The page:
“I was the right person to deliver the URC’s slavery apology to Jamaicans”

In a letter published by The Guardian on 12 June, the Revd Dr Tessa Henry-Robinson, Moderator of the URC General Assembly, responds to a suggestion that it was absurd for her as a Black British woman to deliver the URC’s apology to Black Jamaicans.

Tessa’s letter comes after Dr Robert Beckford, a theologian and broadcaster, wrote in an article published on 4 June, titled ‘Will the Anglican church come clean and pay its debt over slavery? Not from what we have seen so far, that “Jamaicans were perturbed by the existential absurdity of seeing [Revd] Dr Tessa Henry-Robinson, a Black British woman and the current leader of the denomination – herself a descendant of the Caribbean’s enslaved – delivering its apology to Black Jamaicans”.

Explaining why she was the right person to deliver the URC’s slavery apology, Tessa responded by letter saying:

“Beckford critiques my role as a Black woman delivering the apology, overlooking my extensive background and connection as a Trinbagonian woman of Caribbean descent. Delivering the apology in Jamaica was a profound act of healing, and not just symbolic. My engagement in Jamaica with stakeholders including local leaders, church leaders, Prof Hilary Beckles and the Churches’ Reparations Action Forum underscores the depth of this commitment.

“It is necessary to clarify my identity and role. The suggestion that a white person might have been more suitable to apologise perpetuates a harmful “white saviour” narrative. As the elected moderator, it was my duty and right to deliver this apology, representing not only the church but also my personal, historical connection to the issue.

“This work is not just institutional but personal. I am a descendant of the enslaved, from a region marked by a legacy of resistance and struggle for justice. This history informs my work and teachings in the UK, making me uniquely positioned to deliver the apology. I invite Beckford and the Guardian to engage more deeply with the URC and other communities for a fuller understanding of the complexities involved in this journey towards reconciliation and justice.”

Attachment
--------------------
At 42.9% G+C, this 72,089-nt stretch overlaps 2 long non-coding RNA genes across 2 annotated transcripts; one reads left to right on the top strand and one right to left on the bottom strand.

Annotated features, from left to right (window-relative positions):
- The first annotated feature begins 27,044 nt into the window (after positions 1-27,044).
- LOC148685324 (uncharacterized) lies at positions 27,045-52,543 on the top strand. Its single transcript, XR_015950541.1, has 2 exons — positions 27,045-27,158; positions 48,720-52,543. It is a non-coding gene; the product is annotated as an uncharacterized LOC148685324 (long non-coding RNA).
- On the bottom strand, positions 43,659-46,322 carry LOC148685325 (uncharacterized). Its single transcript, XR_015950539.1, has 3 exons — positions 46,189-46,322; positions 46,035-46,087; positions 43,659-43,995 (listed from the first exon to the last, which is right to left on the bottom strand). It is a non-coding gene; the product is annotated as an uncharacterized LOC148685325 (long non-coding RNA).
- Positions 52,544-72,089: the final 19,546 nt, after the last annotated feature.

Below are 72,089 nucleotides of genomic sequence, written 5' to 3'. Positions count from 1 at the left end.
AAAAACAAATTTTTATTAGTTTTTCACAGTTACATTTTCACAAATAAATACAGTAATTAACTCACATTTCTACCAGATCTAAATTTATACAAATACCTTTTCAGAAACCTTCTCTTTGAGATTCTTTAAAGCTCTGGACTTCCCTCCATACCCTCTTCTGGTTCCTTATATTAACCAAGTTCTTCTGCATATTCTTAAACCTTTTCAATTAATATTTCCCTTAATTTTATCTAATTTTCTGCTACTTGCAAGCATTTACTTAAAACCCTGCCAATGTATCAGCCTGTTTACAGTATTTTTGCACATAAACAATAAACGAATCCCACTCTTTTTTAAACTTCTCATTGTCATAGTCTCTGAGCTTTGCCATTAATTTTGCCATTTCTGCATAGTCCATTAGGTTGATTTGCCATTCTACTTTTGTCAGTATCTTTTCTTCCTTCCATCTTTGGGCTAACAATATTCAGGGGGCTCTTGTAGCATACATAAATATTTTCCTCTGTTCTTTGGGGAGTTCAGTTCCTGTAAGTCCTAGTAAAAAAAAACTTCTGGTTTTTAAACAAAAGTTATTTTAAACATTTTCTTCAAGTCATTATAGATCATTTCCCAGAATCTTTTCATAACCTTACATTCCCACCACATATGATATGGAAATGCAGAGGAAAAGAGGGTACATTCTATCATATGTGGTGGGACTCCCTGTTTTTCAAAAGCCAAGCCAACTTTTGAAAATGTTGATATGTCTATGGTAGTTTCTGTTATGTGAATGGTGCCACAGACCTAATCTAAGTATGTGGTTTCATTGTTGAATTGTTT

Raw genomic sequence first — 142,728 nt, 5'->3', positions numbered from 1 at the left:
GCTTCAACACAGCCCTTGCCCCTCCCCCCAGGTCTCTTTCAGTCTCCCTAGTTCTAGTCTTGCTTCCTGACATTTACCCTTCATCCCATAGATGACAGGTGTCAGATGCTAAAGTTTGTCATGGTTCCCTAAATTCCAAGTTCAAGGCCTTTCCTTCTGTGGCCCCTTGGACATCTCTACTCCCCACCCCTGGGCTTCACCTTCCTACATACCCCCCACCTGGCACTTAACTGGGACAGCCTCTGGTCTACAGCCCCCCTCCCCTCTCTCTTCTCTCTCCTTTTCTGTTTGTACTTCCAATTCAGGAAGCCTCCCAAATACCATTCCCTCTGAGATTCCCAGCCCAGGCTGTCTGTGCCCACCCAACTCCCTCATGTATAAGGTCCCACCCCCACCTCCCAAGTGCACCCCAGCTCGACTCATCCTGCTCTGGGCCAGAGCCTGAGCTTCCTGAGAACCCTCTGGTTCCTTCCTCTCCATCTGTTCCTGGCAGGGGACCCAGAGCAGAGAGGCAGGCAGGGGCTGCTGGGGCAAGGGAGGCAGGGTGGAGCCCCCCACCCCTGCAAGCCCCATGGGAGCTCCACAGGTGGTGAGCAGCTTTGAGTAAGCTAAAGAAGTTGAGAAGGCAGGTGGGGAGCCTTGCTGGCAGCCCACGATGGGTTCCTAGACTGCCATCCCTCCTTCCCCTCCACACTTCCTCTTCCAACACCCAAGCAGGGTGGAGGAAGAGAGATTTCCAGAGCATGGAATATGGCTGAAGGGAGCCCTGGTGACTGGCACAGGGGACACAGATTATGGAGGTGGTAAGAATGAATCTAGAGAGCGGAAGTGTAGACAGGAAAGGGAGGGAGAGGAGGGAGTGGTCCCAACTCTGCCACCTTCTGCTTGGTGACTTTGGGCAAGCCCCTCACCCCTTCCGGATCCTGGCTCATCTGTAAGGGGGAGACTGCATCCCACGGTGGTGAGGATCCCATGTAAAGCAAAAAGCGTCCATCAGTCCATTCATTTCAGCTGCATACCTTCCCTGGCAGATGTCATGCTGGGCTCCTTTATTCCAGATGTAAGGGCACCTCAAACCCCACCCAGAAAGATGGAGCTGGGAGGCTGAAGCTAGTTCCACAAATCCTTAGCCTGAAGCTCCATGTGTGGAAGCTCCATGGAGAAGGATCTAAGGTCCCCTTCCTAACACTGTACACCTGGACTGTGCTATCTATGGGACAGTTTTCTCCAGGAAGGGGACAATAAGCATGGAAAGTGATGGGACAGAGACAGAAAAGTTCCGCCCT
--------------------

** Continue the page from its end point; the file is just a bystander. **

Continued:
The URC formally made a confession and apology for the role of its antecedents in transatlantic slavery and its continuing complicity in the legacies of the trade today at its 2022 General Assembly.

In addition to the apology, the Church made a commitment to undertake practical actions to address “the continuing negative impacts of the legacies of transatlantic slavery on black communities in the UK, the Caribbean and Africa”.

In April, members of the URC, including Dr Henry-Robinson, travelled to Jamaica as part of an ecumenical pilgrimage to learn about the legacies of slavery.

Themed around repairing relationships, the trip focused on spiritual reconciliation, as well as meetings with partner churches, the country’s Prime Minister and other prominent politicians.

The apology was delivered by Dr Henry-Robinson during an ecumenical service themed ‘Reparation, A Journey Towards Repentance, Repair and Reconciliation’ at Webster Memorial Church in the parish of St Andrew, an area of around the country’s capital, Kingston.

The apology was accepted by the Hon. Olivia Grange, Jamaica’s Minister for Culture, Gender, Entertainment and Sport, who encouraged other UK churches, along with the UK government, to also apologise.